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© 2009 -2012, 
Emily Frankel. All rights reserved.


Rose –page 7
[Click for page 1, page 2, page 3, page 4, page 5, page 6]

roseheartRose stood there. The sound of his voice and hers soaring, harmonizing "la -nd - of - the - free" was in her ears. She watched as his shadow was enveloped by the shadow of the tall Norway pine, which Perry had planted on the east edge of their yard.

Her hand automatically went to her wrist and felt the cold metal of Perry's watch that she always wore, as she whispered what she whispered many times in the course of a day like a litany, "I miss you, need you, love you, Perry..." Then she picked up the shopping bags. Perry's mother lived with her and mother-in-law Celeste didn't like to be kept waiting.

All the way home, and it wasn't just a few blocks away, Wynn chewed over what he'd said that made Rose Marechal say what she'd said about his work, his commitment, his life. Even though he hadn't said so in words, he felt hemmed in, stuck. It was something Wynn had promised himself he'd never let happen to him.

At home, a sprawling, ranch style pink stucco, he quickly dug for the key in the plastic lemon tree's flowerpot, quickly wiped his feet on the yellow straw W E L C O M E mat. Inside, the brightness, yellow, blue, red everything, the cute, fragile, dust-collecting bric-a-brac, all the modern conveniences inundating him, he glanced at thermometer, a hand-carved, hand painted wooden bird—sixty-four degrees. Too cold for comfort, not cold enough for the solar heating system to kick in.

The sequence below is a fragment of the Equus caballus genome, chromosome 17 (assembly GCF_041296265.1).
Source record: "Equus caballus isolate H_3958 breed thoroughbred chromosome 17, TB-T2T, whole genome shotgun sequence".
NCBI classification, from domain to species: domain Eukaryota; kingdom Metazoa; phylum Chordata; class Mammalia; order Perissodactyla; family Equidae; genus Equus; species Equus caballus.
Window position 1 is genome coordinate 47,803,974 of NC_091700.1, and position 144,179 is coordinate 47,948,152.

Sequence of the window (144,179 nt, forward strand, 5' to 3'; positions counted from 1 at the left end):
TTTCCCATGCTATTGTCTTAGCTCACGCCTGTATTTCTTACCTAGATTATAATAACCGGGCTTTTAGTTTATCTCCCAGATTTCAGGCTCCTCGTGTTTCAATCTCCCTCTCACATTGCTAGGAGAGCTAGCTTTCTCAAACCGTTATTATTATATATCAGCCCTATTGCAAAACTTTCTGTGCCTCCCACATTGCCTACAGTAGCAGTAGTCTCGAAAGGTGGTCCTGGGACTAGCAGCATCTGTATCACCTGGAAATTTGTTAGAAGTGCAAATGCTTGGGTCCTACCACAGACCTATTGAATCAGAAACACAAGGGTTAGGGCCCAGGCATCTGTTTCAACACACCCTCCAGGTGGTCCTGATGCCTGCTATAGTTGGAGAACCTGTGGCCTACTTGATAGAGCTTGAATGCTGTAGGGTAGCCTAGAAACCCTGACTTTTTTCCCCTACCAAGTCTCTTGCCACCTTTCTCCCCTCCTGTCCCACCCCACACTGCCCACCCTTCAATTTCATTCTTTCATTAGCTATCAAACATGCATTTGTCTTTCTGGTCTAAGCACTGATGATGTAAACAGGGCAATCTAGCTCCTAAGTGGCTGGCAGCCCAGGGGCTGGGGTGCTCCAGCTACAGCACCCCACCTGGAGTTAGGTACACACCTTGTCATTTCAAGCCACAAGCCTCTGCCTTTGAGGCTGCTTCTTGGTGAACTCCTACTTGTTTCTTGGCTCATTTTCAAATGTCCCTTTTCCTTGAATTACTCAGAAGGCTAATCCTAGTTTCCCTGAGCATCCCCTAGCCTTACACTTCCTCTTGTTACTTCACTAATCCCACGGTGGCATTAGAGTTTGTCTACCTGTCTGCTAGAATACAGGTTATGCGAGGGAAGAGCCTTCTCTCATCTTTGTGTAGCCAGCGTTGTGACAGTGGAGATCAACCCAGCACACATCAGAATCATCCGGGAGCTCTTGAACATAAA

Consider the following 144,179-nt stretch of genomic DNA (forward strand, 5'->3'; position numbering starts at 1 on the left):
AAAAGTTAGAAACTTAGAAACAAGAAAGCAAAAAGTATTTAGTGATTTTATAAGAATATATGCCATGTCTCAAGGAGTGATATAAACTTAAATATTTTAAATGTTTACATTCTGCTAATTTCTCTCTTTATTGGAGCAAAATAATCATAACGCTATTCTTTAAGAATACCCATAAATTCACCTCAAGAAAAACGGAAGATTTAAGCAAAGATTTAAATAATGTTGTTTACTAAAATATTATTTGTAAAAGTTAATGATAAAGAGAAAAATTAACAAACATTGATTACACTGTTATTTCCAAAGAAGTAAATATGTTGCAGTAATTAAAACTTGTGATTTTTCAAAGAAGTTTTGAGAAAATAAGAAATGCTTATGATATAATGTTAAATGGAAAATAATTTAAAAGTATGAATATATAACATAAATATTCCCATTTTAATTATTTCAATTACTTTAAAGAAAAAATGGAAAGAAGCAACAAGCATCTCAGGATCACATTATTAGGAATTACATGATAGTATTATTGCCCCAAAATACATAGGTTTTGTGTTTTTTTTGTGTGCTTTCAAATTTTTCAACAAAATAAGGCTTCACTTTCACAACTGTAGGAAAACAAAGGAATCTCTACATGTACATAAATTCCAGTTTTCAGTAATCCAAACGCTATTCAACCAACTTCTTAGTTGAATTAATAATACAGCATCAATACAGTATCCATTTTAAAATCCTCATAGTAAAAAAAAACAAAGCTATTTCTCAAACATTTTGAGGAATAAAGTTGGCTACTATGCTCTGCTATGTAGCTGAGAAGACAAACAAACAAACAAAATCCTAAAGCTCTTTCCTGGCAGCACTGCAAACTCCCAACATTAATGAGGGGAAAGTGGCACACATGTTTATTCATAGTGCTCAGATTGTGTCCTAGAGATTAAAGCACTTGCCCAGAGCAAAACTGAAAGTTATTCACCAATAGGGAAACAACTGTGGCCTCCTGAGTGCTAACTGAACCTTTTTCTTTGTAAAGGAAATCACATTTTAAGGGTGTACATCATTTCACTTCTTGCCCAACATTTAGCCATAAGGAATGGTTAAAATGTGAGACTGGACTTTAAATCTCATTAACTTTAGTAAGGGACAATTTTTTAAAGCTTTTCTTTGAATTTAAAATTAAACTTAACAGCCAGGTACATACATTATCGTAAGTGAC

Without removing his jacket, he headed down the yellow carpeted hallway, passing the doors of the four closed-off bedrooms. The fifth door, his room at the end of the corridor was wide open but the room was ice cold. He grabbed what he needed, headed back to the kitchen, pushed aside the breakfast things on the red enamel table, and set his pen to the paper.

It was just a note to his best friend in Seattle who didn't need salutations or explanations:

"Scout around for me, Mike,
let me know if there are any
 interesting jobs in your
neck of the woods.
Your old chum here in Pa.
needs a change and challenge."

He and stuck the letter in an envelope. Outside at the mailbox on the corner of Rose Avenue and Walnut, Wynn mailed it. "Thank you Rose, of Rose Avenue."

He liked saying her name, wasn't sure why till he said, ”Thanks Rose” again. And realized that each time he said the name, the avenue, the flower, the lady—his lips took on the shape of a kiss.

**************

Rose -- Want to read more? go to to Amazon.com to download the ebook.

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